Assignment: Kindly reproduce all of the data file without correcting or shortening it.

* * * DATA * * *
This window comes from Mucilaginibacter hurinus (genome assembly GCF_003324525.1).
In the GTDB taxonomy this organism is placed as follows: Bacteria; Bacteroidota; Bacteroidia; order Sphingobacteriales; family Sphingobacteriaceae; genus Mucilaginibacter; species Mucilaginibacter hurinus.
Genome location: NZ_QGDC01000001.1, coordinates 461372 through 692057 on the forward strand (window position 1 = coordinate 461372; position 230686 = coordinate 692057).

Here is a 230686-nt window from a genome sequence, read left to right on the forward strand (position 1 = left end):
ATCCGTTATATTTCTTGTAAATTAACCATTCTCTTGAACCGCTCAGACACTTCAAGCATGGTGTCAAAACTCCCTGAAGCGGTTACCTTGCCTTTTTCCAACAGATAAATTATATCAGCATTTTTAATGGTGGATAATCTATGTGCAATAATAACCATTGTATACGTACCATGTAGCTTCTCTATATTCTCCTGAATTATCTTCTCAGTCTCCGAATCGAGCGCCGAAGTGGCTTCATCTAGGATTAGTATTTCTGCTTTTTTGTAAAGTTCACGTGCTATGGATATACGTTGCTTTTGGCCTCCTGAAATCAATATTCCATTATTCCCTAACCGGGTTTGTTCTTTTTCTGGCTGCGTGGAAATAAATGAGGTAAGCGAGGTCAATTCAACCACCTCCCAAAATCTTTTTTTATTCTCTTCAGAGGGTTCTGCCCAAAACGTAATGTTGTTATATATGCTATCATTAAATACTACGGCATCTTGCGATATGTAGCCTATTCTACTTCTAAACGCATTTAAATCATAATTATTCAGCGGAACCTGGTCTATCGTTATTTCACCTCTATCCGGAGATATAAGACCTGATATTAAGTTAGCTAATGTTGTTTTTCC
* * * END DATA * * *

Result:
This window comes from Mucilaginibacter hurinus (genome assembly GCF_003324525.1).
In the GTDB taxonomy this organism is placed as follows: Bacteria; Bacteroidota; Bacteroidia; order Sphingobacteriales; family Sphingobacteriaceae; genus Mucilaginibacter; species Mucilaginibacter hurinus.
Genome location: NZ_QGDC01000001.1, coordinates 461372 through 692057 on the forward strand (window position 1 = coordinate 461372; position 230686 = coordinate 692057).

Here is a 230686-nt window from a genome sequence, read left to right on the forward strand (position 1 = left end):
ATCCGTTATATTTCTTGTAAATTAACCATTCTCTTGAACCGCTCAGACACTTCAAGCATGGTGTCAAAACTCCCTGAAGCGGTTACCTTGCCTTTTTCCAACAGATAAATTATATCAGCATTTTTAATGGTGGATAATCTATGTGCAATAATAACCATTGTATACGTACCATGTAGCTTCTCTATATTCTCCTGAATTATCTTCTCAGTCTCCGAATCGAGCGCCGAAGTGGCTTCATCTAGGATTAGTATTTCTGCTTTTTTGTAAAGTTCACGTGCTATGGATATACGTTGCTTTTGGCCTCCTGAAATCAATATTCCATTATTCCCTAACCGGGTTTGTTCTTTTTCTGGCTGCGTGGAAATAAATGAGGTAAGCGAGGTCAATTCAACCACCTCCCAAAATCTTTTTTTATTCTCTTCAGAGGGTTCTGCCCAAAACGTAATGTTGTTATATATGCTATCATTAAATACTACGGCATCTTGCGATATGTAGCCTATTCTACTTCTAAACGCATTTAAATCATAATTATTCAGCGGAACCTGGTCTATCGTTATTTCACCTCTATCCGGAGATATAAGACCTGATATTAAGTTAGCTAATGTTGTTTTTCC